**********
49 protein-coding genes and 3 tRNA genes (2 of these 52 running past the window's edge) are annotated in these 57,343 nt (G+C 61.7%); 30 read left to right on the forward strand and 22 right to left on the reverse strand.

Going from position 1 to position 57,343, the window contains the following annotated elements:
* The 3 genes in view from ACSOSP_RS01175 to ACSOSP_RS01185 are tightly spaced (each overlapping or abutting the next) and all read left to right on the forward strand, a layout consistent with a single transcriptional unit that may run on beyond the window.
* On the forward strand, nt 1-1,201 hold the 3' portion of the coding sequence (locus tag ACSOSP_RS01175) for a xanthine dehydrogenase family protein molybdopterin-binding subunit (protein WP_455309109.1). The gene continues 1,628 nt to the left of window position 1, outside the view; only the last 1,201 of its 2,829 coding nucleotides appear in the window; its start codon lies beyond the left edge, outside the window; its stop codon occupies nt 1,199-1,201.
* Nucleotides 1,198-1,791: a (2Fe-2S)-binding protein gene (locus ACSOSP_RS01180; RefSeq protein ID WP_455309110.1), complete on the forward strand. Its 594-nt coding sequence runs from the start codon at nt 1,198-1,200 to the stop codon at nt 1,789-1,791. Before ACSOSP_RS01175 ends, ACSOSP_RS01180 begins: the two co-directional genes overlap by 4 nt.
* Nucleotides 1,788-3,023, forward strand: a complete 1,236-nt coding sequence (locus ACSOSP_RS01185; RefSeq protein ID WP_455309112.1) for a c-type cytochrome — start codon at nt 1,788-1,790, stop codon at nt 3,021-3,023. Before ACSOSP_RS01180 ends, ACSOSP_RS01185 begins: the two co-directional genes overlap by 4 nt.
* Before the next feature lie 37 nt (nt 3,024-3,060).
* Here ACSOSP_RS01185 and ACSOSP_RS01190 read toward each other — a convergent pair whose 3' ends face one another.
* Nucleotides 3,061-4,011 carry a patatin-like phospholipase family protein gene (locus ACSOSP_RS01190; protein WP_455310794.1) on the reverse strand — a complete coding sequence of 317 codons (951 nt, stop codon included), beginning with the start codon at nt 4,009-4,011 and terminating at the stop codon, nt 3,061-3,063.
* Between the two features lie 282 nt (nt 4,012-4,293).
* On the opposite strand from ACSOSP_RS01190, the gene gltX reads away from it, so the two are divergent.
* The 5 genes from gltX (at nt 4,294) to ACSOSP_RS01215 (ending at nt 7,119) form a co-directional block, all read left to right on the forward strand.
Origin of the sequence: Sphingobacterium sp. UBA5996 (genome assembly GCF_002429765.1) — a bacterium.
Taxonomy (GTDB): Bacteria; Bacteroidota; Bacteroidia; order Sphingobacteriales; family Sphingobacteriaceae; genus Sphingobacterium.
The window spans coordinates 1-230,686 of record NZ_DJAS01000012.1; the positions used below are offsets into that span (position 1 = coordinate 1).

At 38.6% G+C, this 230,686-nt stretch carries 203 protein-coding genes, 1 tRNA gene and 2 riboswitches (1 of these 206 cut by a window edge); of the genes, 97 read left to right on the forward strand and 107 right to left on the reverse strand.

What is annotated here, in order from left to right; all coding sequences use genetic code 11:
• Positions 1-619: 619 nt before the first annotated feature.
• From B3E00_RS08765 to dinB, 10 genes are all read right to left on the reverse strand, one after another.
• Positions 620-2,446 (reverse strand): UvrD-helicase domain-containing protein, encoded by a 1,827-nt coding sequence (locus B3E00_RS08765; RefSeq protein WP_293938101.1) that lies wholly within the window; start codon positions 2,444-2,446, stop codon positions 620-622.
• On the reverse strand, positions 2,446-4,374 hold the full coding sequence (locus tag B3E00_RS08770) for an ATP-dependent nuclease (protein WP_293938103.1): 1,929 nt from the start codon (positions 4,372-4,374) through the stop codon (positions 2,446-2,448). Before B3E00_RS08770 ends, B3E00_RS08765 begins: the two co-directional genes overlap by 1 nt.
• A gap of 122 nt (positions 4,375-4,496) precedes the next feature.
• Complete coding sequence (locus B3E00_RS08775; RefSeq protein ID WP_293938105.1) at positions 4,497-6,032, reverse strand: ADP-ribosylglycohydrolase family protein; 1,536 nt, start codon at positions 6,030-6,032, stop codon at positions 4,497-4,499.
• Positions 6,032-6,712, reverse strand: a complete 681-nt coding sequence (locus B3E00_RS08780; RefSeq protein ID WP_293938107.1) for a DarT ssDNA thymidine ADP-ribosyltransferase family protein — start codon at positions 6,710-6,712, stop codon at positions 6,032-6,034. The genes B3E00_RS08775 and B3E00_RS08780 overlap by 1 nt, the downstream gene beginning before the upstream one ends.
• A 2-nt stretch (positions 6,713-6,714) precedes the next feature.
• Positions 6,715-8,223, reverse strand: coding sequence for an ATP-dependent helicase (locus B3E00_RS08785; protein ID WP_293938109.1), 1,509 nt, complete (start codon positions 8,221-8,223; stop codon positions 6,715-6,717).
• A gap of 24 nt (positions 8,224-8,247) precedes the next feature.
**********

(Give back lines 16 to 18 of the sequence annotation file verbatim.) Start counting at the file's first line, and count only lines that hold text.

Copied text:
At 38.6% G+C, this 230,686-nt stretch carries 203 protein-coding genes, 1 tRNA gene and 2 riboswitches (1 of these 206 cut by a window edge); of the genes, 97 read left to right on the forward strand and 107 right to left on the reverse strand.

What is annotated here, in order from left to right; all coding sequences use genetic code 11:
• Positions 1-619: 619 nt before the first annotated feature.